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Sony to bring PS2 compatibility back to PS3?

Sony patent hints at Emotion Engine's (virtual) return

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Sony has applied for a series of patents that have sparked speculation that the electronics giant is about to bring back backward compatibility to the PlayStation 3.

The proto-patents all centre on processor emulation, and refer to techniques that could be used to allow the Cell-based PS3 to run software developed for the PS2's Emotion Engine processor.

If built into the PS3's system software, such techniques would allow the games console to run titles created for its predecessor.

Sony has done this before. The original PS3s contained the PS2's Emotion Engine and Graphics Synthesiser chips in order to enable the then new console to play old games.

But by the time the console was released in Europe, these components were left out. Some versions contained the Graphics Synthesiser to enable a degree of backward compatibility, but even this was dropped from later models.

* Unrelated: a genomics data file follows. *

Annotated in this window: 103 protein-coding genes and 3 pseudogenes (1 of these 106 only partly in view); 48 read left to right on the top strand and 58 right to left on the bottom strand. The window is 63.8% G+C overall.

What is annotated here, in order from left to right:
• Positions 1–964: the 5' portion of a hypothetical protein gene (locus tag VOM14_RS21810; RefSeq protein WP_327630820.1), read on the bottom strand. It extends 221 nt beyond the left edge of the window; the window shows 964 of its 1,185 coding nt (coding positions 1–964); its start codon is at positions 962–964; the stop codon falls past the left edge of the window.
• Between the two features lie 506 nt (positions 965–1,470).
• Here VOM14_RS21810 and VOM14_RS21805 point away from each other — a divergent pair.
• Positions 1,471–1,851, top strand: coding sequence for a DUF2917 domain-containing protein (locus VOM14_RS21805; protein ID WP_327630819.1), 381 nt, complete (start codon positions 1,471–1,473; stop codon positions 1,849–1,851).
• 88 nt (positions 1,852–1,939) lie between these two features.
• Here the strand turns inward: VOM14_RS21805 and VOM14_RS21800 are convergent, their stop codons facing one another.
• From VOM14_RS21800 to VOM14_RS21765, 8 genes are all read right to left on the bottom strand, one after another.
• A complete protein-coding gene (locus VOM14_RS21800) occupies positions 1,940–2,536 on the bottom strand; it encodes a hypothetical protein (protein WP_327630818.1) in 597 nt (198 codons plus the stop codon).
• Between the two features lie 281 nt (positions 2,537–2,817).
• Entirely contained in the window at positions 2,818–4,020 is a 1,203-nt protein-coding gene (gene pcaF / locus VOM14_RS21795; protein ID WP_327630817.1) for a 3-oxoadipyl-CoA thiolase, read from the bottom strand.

Sony has always argued that consumers want new, PS3-specific games rather than the ability to run previous-generation titles.

Might it now have changed its mind? Certainly, some pundits are suggesting the filing of the patent applications is an indication Sony is about to bring PS2-compatibility back.

But Sony has played this feature down to such an extent over the past few years that it's hard to see the company wanting to revive it. Only if it's planning to make PS2 titles availble to PS3 owners as downloads does a newfound interest in backward compatibility make sense. Punters might not be so willing to buy brand new, pricey PS3 titles during the downturn, but they might be persuaded to pick up low-cost PS2 downloads instead. ®

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